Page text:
Whisky Review – Yellow Spot 12 year old  

Yellow Spot 12 Year Old

46% ABV

Non chill filtered

£64.22 from Master of Malt

Nose. 

An abundance of fruit. Very juicy, apricot and peach, with a touch of orange flesh. Lots of creamy vanilla custard backing this up, very substantial with a cinnamon spice twang. Delicious desert stuff, tinned fruits and custard all around. 

Palate. 

Leads with spicy vanilla custard, a touch of ginger then comes and then waves of fruit and creamy vanilla. The fruits are all lovely, juicy and ripe, lots of apricot, a touch of honeydew melon. Creamy through and through with a very velvety mouthfeel. There is practically no burn of alcohol, extremely smooth, totally exquisite. 

Finish. 

A medium length exit of mainly vanilla custard covered fruit with a touch of warming spices. Lovely. 

Adding water. 

I’m not doing it. This is perfectly hitting the spot as it is and I’m not willing to risk a splash. 

Conclusion. 

I’m having this late after a very warm day, and it’s going down really well. Good summer whisky, totally fruity and absolutely beautiful as the heat of the day fades. 

From my own collection

Whisky Review – Octomore OBA (Octomore Black Art). @bruichladdich

Octomore OBA (Octomore Black Art)
59.7% ABV

Non chill filtered

No added colouring

£99 from Bruichladdich – alas sold out very quickly. 


Another Octomore. Another experience. 

Nose. 

Fruity on first pour. Oranges, grilled pineapple rings on the BBQ. A Ham from the same BBQ, done crispy! Smoke starts bellowing through with further sniffs. There’s some wine reduction on the meat now which is turning more spare ribs, and a bit of Chinese five Spice. Even some Peking duck. This is immense and I haven’t stopped sniffing since the pour. Loads going on. Immensely complex and continually evolving. Ok, so give it a rest for a few minutes. 
Starting again. Burnt stuff. Toffee (burnt), pineapple (grilled), a slice of orange (thick cut, dried and toasted), some dark chocolate (melted), fennel (well roasted), bubbling caramel, pork crackling. There’s an overlying fruitiness, almost like things are covered with breakfast juice as it’s all cooking. It’s bloody lovely. A bit more time and some added herbal notes, but this is all about the fruitiness. Oh yeah, it’s quite smokey as well, but the smoke is muted a little behind the immense fruit, not to say it isn’t smokey though, it is, a nice background raging bonfire in autumn smoke.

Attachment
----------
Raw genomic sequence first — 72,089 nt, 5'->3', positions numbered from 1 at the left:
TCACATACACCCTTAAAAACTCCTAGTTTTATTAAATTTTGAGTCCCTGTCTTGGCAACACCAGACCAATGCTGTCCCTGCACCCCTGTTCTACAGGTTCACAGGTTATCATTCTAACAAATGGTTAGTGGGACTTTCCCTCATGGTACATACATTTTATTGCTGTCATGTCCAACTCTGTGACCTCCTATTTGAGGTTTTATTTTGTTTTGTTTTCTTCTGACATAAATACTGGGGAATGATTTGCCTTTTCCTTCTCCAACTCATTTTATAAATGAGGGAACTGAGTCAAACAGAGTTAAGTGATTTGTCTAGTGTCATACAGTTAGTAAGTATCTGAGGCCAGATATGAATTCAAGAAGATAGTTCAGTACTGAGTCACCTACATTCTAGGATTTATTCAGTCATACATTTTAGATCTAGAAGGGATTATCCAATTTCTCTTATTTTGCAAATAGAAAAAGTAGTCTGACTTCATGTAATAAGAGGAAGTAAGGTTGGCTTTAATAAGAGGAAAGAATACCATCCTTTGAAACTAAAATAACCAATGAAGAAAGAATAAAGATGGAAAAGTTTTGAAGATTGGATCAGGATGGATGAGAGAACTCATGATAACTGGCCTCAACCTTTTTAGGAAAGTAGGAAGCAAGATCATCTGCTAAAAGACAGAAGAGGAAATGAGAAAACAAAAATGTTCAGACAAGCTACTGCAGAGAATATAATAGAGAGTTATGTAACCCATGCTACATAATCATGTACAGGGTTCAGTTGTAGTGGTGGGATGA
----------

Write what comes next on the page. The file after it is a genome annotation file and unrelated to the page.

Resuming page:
Palate. 

Lovely sweet fruit juice arrival, lots of fruit, orange juice, mango, grapes (a bit of wine), berry juices, blackberry/blackcurrent jam, marmalade. There’s a liquorice root in there somewhere as well, during the ABV burn, which is extremely short and pleasant, this is easy to drink at full strength!! Very easy in fact, extremely sip-able, scarily so. The mouthfeel is BIG, oily and utterly tremendous. During the delivery there is a hint of well done ribs, and that Chinese style meat rub, some chocolate late on which goes very seamlessly into the finish. It’s incredibly chewy overall, and the whole palate experience is one you want to experience over and over again. This is really drinkable, extremely enjoyable. Probably one of the most, if not the most drinkable Octomore’s I’ve had. 

Finish. 

Chocolate, dried fruits, and a touch of liquorice. It’s a medium to long length finish, warming, not burning, well matured, delicious juice. 

Adding water.